Comedy is a genre that needs to evolve with the times. What was funny in one generation might not be in the next. Funny men of yesterday struggle to stay current and fade out. But every once in a while, some make a return that you’ve been waiting to celebrate.
Eddie Murphy has done just that.
This review is spoiler-free.
Dolemite Is My Name tells the underdog story of Rudy Ray Moore (Eddie Murphy), a struggling artist who works to get his name out in 1970s Los Angeles. Unable to find success through the right channels, Moore creates the alter-ego Dolemite and finds success in stand-up, leading to a blaxploitation film in 1975.
Moore is a struggling record store manager and a part-time club MC with a stale stage act when we meet him, the dreams of ’70s Los Angeles. Hope finds a spark after a night of storytelling with local wise men. The story of an urban legend becomes his cocoon of evolution as Dolemite is born, becoming a hard-R act that leads Rudy Ray Moore to heights he couldn’t imagine. No matter how hard-R and filthy his acts can be, Rudy sees his tours and comedy albums as stepping stones to the big prize: movies.
His concept for Dolemite, as he sees it, has everything to attract a crowd: Boobs, kung fu, high-speed car chases, and tons of action. Basically, Dolemite has the elements of the entertaining popcorn flicks of today. And when you don’t have a budget, you have to pull some shenanigans and get the crew together.
A star is nothing without his crew and Moore’s is the most loyal that you’ve seen in a film in a long time. Including talent such as Titus Burgess, Mike Epps, and Craig Robinson, you are cheering on this ragtag group of dreamers. We also see the return of another star long too absent from the screen, Wesley Snipes.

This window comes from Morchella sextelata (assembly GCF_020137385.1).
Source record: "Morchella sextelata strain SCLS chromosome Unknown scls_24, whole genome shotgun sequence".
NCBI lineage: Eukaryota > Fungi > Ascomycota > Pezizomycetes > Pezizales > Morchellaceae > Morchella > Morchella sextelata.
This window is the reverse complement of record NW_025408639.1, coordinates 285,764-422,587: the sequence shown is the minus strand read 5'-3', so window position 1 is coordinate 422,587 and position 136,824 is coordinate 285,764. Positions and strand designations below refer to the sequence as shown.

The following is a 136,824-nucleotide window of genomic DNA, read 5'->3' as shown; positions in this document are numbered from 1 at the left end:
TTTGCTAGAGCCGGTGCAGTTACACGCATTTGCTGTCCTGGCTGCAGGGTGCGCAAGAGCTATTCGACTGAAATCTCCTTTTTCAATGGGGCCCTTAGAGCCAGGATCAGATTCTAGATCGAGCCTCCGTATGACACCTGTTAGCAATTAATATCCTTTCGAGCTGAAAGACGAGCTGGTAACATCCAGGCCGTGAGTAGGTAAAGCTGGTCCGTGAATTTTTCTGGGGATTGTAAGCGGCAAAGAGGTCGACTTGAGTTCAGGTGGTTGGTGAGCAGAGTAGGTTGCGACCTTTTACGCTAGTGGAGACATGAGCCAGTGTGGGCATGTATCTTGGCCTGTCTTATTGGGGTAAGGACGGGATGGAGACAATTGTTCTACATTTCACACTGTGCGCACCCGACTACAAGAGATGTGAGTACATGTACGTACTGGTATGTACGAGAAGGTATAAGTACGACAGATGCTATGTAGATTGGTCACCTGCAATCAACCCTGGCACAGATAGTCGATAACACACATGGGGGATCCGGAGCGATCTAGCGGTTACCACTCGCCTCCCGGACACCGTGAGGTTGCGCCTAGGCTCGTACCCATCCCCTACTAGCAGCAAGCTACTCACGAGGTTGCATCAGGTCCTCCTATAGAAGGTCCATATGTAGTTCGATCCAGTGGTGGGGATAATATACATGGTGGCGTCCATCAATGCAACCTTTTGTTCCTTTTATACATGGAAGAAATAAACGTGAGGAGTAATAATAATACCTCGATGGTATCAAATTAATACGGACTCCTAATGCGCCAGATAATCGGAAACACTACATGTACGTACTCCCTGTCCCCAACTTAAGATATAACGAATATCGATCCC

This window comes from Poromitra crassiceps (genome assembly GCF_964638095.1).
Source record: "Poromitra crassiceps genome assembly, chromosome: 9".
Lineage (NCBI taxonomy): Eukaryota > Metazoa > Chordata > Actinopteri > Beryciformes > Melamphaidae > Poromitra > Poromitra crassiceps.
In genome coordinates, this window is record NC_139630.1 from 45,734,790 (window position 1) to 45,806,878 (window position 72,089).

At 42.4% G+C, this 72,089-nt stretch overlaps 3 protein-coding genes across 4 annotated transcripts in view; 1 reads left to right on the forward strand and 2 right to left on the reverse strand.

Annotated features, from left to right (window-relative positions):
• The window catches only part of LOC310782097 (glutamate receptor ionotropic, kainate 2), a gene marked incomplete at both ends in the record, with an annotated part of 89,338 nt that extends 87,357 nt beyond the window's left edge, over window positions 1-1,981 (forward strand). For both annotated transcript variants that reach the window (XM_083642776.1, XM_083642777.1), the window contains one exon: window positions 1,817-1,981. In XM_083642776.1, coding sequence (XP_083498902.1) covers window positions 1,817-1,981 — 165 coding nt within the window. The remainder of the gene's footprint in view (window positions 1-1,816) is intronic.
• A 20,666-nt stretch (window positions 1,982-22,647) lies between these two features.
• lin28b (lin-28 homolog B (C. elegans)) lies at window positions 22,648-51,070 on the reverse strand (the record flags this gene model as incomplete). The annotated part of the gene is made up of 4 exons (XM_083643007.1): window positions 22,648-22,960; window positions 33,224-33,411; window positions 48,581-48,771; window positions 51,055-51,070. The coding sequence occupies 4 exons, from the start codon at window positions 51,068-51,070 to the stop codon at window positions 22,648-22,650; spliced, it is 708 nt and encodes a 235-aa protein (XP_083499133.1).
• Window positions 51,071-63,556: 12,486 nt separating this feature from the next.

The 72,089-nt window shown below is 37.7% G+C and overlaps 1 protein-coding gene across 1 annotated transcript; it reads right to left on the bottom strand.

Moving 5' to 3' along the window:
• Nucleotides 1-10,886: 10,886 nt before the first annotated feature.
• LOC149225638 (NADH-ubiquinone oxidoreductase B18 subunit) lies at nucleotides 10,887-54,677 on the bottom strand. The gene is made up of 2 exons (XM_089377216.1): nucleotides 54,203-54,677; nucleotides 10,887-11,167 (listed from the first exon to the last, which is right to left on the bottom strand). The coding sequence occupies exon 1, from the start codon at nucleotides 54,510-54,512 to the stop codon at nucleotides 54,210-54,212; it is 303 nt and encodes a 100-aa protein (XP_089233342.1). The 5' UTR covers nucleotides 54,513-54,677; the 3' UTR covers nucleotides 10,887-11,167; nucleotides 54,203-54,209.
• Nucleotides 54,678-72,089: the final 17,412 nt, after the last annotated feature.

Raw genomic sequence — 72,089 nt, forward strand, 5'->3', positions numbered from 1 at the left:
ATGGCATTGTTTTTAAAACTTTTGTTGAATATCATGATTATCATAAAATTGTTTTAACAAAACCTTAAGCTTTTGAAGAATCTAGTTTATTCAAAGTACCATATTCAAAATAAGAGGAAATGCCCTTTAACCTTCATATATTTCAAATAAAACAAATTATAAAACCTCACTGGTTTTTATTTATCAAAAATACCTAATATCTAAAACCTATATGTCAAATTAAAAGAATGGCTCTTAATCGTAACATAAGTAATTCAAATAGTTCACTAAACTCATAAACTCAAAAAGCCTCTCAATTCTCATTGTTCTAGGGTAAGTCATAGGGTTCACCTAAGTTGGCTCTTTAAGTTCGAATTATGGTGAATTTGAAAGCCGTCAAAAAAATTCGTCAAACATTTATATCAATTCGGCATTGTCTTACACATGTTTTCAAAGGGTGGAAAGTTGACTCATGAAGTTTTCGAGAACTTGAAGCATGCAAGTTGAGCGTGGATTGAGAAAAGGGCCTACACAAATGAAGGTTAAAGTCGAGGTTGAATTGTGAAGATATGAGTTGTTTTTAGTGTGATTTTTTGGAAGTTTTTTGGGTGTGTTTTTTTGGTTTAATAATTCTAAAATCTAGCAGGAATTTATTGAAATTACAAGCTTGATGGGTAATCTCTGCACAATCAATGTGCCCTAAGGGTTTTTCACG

Director Craig Brewer (Hustle & Flow) makes the story wheels turn, steeping the sound and visuals in bright ’70s shagadelics, but also giving the movie time to breathe and to really get to know Rudy more. It’s really the performances that carry the movie: Snipes’ eccentric, fastidious actor-director D’Urville Martin; Keegan-Michael Key’s reluctant screenwriter Jerry Jones; and a breakout performance by Da’Vine Joy Randolph as Lady Reed, a comedienne who cuts through untruths with precision.
Murphy is the star attraction, bringing so much hope, hunger, and pure life force to the role the he makes you believe in every punchline, pelvic thrust, and misplaced karate kick. It’s surprising how parallel Moore and Murphy’s stories are: both were down and out, chasing the showbiz dream. While Moore was rediscovering it on screen, I was watching the actor portraying him reclaim the dream. Eddie Murphy proved he is still irrepressibly alive in this film. As you watch the movie, you can’t help but support Moore and know Ray will rise up to conquer.
Thanks for reading, everyone!
What are your thoughts about Dolemite Is My Name? Do you think Eddie Murphy is officially back in the spotlight?
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